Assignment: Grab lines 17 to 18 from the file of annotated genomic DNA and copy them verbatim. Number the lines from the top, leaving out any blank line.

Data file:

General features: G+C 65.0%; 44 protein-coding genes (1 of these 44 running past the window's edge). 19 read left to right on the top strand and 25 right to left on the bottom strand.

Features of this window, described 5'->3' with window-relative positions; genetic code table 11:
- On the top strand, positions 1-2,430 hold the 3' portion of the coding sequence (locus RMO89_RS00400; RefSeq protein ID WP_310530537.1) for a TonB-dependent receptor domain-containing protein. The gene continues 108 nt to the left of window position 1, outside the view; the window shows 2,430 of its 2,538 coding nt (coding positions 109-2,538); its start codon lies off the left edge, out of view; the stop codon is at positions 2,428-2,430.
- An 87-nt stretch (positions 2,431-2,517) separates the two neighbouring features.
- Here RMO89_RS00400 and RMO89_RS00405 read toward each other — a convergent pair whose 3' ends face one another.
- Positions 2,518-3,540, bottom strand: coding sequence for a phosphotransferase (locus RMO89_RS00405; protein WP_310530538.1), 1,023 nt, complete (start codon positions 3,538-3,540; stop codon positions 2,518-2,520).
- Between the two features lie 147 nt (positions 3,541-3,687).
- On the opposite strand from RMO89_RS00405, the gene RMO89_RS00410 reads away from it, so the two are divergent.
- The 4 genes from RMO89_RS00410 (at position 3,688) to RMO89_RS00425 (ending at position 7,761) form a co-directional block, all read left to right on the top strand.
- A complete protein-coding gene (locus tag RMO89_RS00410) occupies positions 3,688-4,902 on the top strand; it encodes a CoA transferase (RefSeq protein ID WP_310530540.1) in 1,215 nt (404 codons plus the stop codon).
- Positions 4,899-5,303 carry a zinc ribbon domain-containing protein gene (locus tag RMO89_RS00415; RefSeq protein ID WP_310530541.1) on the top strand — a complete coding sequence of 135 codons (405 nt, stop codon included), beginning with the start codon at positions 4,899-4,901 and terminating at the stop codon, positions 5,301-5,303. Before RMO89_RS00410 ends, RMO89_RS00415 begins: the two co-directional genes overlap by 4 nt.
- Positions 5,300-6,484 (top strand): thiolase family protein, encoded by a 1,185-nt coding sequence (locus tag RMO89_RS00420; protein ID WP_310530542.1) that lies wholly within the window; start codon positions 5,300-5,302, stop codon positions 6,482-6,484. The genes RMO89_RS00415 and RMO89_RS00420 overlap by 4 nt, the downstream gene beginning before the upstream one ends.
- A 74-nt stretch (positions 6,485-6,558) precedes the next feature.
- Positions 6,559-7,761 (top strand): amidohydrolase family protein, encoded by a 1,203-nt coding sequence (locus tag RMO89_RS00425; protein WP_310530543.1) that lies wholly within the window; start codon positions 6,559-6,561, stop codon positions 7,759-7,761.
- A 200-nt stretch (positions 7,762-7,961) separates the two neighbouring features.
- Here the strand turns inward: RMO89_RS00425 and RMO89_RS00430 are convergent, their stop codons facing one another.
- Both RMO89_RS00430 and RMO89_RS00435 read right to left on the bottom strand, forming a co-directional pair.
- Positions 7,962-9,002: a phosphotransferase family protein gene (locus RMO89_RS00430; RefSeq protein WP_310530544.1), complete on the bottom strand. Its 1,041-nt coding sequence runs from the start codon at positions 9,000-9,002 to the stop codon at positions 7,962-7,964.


- Both RMO89_RS00430 and RMO89_RS00435 read right to left on the bottom strand, forming a co-directional pair.
- Positions 7,962-9,002: a phosphotransferase family protein gene (locus RMO89_RS00430; RefSeq protein WP_310530544.1), complete on the bottom strand. Its 1,041-nt coding sequence runs from the start codon at positions 9,000-9,002 to the stop codon at positions 7,962-7,964.